Tuesday, January 24, 2012
After Obsession by Carrie Jones and Steven E. Wedel
Aimee and Alan have secrets. Both teens have unusual pasts and abilities they prefer to keep hidden. But when they meet each other, in a cold Maine town, they can't stop their secrets from spilling out. Strange things have been happening lately, and they both feel that something-or someone- is haunting them. They're wrong. Despite their unusual history and powers, it's neither Aimee nor Alan who is truly haunted. It's Alan's cousin Courtney who, in a desperate plea to find her missing father, has invited a demon into her life-and into her body. Only together can Aimee and Alan exorcise the ghost. And they have to move quickly, before it devours not just Courtney but everything around her.
Filled with heart-pounding romance, paranormal activity, and rich teen characters to love-and introducing an exciting new YA voice, Steven Wedel-this novel is exactly what Carrie Jones fans have been waiting for. Meet your next obsession.
I’ve been trying to think of a polite way to write this review, but I think the best thing would be to be honest. This book was terrible.
The amount of clichés in these pages, not only in the characterizations but in the writing itself is astounding. The characters are less than one dimensional, with mood swings that baffle the reader. Some of their actions (like Aimee dropping the boyfriend she’s had for years after meeting a new, “hotter” guy in a day) make no logical sense whatsoever. Neither Aimee with her melodramatic exclamations and her incessant crying, nor Alan with his ridiculous, superficial knowledge of what the Native American culture is all about, create any other feeling in the reader than the need to stop reading.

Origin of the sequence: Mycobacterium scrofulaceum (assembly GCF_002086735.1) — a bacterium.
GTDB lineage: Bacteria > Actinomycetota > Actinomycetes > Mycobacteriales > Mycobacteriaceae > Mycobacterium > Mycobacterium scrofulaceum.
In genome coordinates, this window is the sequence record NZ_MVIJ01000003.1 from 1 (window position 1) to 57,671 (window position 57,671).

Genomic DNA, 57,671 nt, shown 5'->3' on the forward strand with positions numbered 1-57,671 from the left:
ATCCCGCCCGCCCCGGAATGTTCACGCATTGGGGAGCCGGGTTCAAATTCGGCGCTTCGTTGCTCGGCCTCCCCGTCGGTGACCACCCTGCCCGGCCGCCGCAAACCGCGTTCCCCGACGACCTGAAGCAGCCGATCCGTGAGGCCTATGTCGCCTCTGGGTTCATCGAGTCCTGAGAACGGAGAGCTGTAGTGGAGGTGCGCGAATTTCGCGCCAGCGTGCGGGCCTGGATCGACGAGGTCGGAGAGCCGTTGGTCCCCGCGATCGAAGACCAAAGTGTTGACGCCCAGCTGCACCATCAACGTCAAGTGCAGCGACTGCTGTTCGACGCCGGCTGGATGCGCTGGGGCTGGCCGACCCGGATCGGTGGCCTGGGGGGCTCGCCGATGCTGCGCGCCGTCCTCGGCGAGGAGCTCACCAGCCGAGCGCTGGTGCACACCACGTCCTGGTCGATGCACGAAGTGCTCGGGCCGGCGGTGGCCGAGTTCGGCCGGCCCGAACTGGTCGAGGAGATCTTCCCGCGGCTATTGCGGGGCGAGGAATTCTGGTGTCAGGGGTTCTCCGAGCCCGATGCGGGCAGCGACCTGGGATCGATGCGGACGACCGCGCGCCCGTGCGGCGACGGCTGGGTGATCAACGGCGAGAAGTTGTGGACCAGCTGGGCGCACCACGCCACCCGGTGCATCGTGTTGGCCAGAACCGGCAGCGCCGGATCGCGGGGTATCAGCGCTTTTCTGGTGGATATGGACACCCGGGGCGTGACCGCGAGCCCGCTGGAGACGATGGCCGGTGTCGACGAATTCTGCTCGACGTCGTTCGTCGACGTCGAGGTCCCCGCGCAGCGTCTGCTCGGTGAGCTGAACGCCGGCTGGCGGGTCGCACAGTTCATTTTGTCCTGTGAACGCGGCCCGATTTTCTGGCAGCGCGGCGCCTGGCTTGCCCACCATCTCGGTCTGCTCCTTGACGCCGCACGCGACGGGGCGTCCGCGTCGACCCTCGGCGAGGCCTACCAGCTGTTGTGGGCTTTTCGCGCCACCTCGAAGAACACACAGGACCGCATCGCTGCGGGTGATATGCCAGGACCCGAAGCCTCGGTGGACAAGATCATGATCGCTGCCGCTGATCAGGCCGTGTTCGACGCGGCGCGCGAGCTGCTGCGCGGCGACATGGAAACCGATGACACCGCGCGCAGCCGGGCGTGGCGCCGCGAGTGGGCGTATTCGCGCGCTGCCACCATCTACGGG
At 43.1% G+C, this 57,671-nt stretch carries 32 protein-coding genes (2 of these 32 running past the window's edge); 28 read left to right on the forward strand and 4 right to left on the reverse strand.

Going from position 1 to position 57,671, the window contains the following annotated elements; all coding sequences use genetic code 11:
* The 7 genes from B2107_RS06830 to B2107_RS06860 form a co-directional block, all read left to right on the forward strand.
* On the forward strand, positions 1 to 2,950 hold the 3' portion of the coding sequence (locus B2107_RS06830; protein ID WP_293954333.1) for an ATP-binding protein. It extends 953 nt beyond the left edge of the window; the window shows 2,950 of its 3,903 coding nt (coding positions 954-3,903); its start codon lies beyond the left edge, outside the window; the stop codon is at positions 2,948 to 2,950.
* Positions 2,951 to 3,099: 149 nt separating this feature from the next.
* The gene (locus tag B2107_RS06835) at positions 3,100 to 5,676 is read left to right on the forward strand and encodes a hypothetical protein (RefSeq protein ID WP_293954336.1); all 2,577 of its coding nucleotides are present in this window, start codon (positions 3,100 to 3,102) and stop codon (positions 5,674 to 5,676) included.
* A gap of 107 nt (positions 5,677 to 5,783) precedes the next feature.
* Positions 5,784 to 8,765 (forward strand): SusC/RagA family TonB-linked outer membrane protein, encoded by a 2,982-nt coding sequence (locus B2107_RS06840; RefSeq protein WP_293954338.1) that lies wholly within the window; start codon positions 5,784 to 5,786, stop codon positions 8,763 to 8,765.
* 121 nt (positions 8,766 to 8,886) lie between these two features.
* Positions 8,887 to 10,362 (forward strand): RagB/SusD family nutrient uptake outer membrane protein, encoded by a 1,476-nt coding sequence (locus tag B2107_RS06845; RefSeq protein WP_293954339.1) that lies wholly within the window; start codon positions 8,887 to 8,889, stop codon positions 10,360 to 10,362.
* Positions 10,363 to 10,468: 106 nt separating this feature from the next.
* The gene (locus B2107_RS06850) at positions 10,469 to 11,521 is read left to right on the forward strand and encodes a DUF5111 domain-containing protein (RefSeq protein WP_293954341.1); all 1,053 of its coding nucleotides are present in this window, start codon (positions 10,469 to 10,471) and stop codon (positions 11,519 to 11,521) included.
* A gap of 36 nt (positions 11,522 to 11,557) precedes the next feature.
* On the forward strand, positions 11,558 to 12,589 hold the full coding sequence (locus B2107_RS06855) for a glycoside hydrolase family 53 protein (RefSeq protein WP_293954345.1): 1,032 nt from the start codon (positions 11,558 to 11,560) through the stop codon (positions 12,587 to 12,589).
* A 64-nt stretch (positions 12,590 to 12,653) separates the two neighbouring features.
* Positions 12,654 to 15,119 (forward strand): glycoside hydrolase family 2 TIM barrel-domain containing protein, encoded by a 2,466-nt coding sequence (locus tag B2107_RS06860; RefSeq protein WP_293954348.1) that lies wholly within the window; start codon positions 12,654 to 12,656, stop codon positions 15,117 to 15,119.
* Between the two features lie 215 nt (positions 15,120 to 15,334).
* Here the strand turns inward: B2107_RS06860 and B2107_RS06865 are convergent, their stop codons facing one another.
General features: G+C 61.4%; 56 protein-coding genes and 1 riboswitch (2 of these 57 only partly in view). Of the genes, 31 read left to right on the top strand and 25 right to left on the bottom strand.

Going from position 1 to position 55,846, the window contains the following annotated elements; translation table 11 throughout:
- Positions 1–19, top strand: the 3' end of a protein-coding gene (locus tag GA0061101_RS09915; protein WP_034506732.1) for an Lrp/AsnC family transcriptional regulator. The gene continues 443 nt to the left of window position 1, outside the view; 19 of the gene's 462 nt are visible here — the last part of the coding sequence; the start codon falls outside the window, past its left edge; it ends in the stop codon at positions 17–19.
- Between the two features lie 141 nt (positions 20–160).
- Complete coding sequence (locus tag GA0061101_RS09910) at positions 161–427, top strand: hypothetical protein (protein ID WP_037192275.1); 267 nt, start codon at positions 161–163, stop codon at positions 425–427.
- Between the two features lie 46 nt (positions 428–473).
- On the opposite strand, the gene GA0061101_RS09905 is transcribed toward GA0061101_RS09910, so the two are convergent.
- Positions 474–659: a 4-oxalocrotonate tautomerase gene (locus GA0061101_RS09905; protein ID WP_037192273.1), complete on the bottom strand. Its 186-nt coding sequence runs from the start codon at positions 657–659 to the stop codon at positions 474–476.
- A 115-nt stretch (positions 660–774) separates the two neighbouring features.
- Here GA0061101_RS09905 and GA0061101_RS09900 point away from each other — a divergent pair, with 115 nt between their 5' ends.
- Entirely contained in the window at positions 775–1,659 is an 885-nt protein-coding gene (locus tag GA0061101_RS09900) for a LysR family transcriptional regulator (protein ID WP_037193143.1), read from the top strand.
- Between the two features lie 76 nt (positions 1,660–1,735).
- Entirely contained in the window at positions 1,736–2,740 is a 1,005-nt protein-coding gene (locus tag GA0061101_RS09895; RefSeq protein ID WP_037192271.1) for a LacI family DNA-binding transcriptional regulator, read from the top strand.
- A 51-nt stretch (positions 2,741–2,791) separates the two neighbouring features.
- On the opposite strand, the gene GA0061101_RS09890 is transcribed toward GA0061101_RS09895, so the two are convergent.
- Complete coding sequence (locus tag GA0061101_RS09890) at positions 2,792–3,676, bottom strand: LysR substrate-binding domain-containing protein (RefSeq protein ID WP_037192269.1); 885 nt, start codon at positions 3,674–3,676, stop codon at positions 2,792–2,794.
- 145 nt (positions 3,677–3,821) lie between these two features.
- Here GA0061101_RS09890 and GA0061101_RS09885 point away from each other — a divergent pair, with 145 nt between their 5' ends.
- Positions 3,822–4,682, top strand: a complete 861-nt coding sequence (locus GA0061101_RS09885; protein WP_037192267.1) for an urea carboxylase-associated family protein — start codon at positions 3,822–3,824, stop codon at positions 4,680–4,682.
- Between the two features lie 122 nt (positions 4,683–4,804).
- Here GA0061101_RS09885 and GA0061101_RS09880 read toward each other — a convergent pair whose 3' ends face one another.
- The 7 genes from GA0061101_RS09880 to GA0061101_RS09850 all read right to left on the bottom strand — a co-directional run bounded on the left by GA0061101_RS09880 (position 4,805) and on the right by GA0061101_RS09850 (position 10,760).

The plot is a thin, loosely held mess that has gaping holes. It makes me wonder who read through this and thought it was ready for publication. This story needed at least two or three good rewrites. The writing itself is mediocre at best, tending towards the very bad most of the time. Alan’s chapters are a bit better than Aimee’s but not by much.
As you can tell, I cannot recommend this book. At all. Unless you are very lenient with everything including common sense, I’d stay away from this one. There are better things to read.